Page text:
The current medication overview (AMO); bring it for your own safety
As of October 1, we will actively ask for your current medication overview. You are obliged to show this to your attending physician. Read below what is expected of you and of the healthcare institution.
What is an AMO?
AMO stands for current medication overview. It is therefore an overview of the medicines you are currently taking. What medicines do you take and in what dosage?
Why an AMO?
Pharmacies, hospitals and other healthcare providers are not yet able to exchange data electronically. If your doctor wants to prescribe medicines, he/she will read in your AMO which medicines you are already taking. In this way we prevent you from being prescribed medicines that do not combine well with others.
How do I get my AMO?
Your pharmacist can print out a medication overview for you. Tell your pharmacist what medicines you are taking, with or without a prescription. Also think of: Ibuprofen, Miconazole creams or St. John's wort. Also report allergies.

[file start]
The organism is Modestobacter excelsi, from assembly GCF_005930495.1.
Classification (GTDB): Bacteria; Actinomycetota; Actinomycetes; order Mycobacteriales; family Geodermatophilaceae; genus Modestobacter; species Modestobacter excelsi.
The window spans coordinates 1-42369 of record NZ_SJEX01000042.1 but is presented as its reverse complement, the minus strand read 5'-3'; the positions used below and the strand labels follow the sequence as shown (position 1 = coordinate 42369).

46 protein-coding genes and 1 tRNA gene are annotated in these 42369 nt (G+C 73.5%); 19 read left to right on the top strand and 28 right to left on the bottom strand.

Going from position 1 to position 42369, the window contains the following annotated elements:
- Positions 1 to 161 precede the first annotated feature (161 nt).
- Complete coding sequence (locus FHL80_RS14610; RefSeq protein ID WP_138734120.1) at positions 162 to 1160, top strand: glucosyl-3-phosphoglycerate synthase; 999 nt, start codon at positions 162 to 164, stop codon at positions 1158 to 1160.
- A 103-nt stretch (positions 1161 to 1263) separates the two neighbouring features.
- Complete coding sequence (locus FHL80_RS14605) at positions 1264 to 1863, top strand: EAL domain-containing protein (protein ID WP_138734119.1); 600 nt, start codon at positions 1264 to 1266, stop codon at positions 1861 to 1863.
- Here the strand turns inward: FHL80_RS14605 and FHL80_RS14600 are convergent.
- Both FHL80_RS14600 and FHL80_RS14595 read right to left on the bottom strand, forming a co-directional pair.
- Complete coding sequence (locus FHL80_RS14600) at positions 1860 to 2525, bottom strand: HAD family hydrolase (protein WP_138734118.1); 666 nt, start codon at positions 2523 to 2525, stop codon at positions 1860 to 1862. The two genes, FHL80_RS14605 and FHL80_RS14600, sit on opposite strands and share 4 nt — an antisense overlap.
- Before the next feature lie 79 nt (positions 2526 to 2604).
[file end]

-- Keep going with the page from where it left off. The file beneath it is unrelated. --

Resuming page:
Your doctor will then discuss the overview with you to check whether the information on the overview is correct.
I got new meds. How do I get a custom AMO?
Your medication use may have changed during your hospitalization or outpatient visit. Upon discharge or after the consultation, have your pharmacist record changes to medication or new data in your overview.
When do I take my AMO with me?
Make sure you always have the overview with you. You are required to show a medication overview to your attending physician before he/she writes out a new prescription. Even in unexpected situations it is necessary to have insight into your current medication use. You should also take it with you to your appointment with the specialists, the general practitioner and the dentist.
How long is your AMO valid for?
The document is valid for a maximum of three months and must be resubmitted in the meantime if the medication is changed. Your pharmacy can provide the current medication overview.